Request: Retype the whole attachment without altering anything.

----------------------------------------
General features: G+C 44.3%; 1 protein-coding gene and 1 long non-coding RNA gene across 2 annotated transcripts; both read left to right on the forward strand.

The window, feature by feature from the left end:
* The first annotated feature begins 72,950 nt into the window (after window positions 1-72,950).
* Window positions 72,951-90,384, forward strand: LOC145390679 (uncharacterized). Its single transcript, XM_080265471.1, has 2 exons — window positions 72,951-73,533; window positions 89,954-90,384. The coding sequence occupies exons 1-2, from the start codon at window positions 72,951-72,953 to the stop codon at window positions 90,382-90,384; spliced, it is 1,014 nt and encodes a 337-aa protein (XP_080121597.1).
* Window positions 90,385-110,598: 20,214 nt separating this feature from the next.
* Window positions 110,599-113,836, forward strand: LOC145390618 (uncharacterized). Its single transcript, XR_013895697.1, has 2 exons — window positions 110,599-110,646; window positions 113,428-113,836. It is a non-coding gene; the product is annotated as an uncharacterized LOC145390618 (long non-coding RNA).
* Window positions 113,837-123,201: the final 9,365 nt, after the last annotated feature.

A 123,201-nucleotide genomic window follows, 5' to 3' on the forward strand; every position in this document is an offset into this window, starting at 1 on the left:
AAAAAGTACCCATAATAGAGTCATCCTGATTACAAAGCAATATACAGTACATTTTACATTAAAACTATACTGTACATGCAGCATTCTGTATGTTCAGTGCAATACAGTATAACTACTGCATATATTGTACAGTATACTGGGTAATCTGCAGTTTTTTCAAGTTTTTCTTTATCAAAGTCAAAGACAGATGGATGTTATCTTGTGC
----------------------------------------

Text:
General features: G+C 44.3%; 1 protein-coding gene and 1 long non-coding RNA gene across 2 annotated transcripts; both read left to right on the forward strand.

The window, feature by feature from the left end:
* The first annotated feature begins 72,950 nt into the window (after window positions 1-72,950).
* Window positions 72,951-90,384, forward strand: LOC145390679 (uncharacterized). Its single transcript, XM_080265471.1, has 2 exons — window positions 72,951-73,533; window positions 89,954-90,384. The coding sequence occupies exons 1-2, from the start codon at window positions 72,951-72,953 to the stop codon at window positions 90,382-90,384; spliced, it is 1,014 nt and encodes a 337-aa protein (XP_080121597.1).
* Window positions 90,385-110,598: 20,214 nt separating this feature from the next.
* Window positions 110,599-113,836, forward strand: LOC145390618 (uncharacterized). Its single transcript, XR_013895697.1, has 2 exons — window positions 110,599-110,646; window positions 113,428-113,836. It is a non-coding gene; the product is annotated as an uncharacterized LOC145390618 (long non-coding RNA).
* Window positions 113,837-123,201: the final 9,365 nt, after the last annotated feature.

A 123,201-nucleotide genomic window follows, 5' to 3' on the forward strand; every position in this document is an offset into this window, starting at 1 on the left:
AAAAAGTACCCATAATAGAGTCATCCTGATTACAAAGCAATATACAGTACATTTTACATTAAAACTATACTGTACATGCAGCATTCTGTATGTTCAGTGCAATACAGTATAACTACTGCATATATTGTACAGTATACTGGGTAATCTGCAGTTTTTTCAAGTTTTTCTTTATCAAAGTCAAAGACAGATGGATGTTATCTTGTGC